Passive microwave brightness temperatures (TB's) at 92 and 183 GHz from an aircraft thunderstorm overflight are compared with values calculated from radar-derived hydrometer profiles and a modified proximity sounding. Two methods for modeling particles in the ice canopy are contrasted. The fist is a “traditional” approach employing MarshallPalmer ice spheres. The second, or “alternative,” method partitions 20% of the ice water content into a MarshallPalmer component for graupel and hail, and 80% into a modified gamma spherical particle size distribution function representing ice crystals.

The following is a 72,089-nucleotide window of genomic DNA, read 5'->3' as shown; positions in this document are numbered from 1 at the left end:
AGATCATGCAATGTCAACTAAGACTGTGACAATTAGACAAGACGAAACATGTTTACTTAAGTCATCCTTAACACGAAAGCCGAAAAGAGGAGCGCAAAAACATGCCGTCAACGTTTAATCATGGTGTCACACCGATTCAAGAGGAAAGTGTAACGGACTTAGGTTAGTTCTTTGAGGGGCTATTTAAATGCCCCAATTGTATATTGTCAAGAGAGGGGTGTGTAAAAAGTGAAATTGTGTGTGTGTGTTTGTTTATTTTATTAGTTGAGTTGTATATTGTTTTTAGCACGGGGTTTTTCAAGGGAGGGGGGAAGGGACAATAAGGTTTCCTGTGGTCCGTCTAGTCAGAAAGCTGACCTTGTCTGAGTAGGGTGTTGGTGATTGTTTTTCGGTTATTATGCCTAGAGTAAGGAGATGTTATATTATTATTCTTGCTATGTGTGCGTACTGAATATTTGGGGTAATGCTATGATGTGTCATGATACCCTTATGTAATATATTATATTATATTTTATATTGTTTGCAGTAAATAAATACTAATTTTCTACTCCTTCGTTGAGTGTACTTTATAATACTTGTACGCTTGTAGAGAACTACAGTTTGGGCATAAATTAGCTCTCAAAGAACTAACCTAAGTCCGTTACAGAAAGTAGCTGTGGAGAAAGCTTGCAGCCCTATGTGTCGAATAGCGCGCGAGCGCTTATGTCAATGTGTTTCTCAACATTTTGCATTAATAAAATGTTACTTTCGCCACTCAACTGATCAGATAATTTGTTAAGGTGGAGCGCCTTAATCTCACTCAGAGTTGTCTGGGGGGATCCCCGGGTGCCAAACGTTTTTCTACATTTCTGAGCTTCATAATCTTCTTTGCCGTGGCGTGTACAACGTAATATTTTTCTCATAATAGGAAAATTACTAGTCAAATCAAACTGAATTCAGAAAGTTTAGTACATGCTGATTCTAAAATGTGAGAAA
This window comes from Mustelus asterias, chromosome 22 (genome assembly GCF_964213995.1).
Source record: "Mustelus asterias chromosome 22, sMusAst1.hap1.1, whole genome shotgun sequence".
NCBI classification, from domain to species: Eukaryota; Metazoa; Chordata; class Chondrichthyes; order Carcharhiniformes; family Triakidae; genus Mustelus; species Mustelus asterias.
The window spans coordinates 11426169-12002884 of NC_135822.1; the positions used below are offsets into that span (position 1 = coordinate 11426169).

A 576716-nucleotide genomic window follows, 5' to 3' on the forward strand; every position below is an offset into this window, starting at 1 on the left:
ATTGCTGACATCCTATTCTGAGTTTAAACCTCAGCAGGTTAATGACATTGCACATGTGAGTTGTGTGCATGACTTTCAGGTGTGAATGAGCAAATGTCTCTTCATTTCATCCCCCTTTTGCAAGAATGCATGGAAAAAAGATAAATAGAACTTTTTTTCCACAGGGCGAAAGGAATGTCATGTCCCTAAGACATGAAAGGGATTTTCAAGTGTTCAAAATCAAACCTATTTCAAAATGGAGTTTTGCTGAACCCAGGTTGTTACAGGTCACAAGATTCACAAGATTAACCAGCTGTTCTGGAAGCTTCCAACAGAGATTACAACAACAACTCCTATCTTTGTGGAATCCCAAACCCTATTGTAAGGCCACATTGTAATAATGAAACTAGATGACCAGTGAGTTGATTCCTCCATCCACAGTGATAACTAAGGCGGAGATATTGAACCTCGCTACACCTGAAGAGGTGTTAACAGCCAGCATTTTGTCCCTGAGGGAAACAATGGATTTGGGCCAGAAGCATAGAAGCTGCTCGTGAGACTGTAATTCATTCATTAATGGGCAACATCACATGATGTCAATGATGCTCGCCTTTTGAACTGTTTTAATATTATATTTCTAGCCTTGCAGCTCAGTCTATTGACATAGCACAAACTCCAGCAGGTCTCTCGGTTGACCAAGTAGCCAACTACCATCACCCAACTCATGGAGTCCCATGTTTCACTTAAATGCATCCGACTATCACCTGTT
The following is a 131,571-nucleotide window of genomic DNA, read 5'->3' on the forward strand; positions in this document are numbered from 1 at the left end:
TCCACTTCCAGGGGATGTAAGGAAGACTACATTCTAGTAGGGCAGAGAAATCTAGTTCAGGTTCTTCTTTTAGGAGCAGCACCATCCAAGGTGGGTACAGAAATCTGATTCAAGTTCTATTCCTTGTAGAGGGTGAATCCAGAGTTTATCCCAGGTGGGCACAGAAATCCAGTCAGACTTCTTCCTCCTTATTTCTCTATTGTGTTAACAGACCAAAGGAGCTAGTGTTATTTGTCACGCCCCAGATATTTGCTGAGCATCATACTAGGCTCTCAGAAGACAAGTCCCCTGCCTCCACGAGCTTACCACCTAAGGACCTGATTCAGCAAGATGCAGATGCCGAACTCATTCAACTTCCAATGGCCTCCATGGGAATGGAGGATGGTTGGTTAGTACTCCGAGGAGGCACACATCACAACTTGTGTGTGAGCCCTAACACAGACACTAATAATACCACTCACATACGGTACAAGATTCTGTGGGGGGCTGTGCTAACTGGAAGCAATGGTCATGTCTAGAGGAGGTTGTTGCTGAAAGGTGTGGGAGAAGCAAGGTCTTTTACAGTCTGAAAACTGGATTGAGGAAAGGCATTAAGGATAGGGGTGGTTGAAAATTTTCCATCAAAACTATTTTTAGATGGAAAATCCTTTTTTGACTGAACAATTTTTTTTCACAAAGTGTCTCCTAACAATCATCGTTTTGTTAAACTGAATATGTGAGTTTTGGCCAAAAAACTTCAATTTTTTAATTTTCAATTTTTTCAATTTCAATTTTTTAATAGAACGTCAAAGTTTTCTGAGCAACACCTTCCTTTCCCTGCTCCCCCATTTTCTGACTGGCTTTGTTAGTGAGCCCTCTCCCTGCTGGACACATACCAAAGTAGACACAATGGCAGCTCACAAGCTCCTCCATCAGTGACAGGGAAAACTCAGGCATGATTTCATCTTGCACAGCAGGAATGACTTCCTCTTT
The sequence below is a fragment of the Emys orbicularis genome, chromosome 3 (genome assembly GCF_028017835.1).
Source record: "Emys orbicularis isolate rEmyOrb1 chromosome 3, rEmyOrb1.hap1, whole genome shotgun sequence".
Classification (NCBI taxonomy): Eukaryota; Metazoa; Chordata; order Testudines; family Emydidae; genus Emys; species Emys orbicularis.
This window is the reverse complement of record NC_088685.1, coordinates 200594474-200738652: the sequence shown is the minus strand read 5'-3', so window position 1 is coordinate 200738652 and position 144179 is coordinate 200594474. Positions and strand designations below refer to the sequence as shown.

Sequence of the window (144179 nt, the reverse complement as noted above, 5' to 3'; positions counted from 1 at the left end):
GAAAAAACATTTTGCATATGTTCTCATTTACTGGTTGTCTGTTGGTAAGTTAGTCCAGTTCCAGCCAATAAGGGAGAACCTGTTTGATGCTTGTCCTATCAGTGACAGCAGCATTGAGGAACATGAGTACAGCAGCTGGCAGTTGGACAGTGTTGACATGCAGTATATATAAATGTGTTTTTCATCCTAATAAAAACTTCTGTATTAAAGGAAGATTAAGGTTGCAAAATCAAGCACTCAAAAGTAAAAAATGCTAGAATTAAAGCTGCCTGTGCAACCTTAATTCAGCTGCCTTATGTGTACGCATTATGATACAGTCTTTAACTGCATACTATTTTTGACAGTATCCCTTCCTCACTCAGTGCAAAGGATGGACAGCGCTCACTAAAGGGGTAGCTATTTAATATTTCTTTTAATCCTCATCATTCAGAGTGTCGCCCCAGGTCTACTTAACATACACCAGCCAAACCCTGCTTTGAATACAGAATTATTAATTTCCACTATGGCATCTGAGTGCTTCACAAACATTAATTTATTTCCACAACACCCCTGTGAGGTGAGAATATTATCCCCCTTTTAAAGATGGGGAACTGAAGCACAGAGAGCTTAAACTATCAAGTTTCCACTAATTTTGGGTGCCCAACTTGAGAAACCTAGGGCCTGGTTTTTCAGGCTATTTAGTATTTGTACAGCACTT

Results from the alternative approach are superior to those from the traditional method in the anvil and mature convective core. In the decaying convective region, the traditional approach yields better agreement with observed magnitude. Neither method, however, matches the geometry of the observed TB depression associated with the decaying convective core. This is likely due to the presence of graupel, which is not detected as a special signature in radar reflectivity, but does diminish TB's through scattering. Brightness temperatures at the relatively high microwave frequencies considered are shown to be very sensitive to the ice-particle size distribution.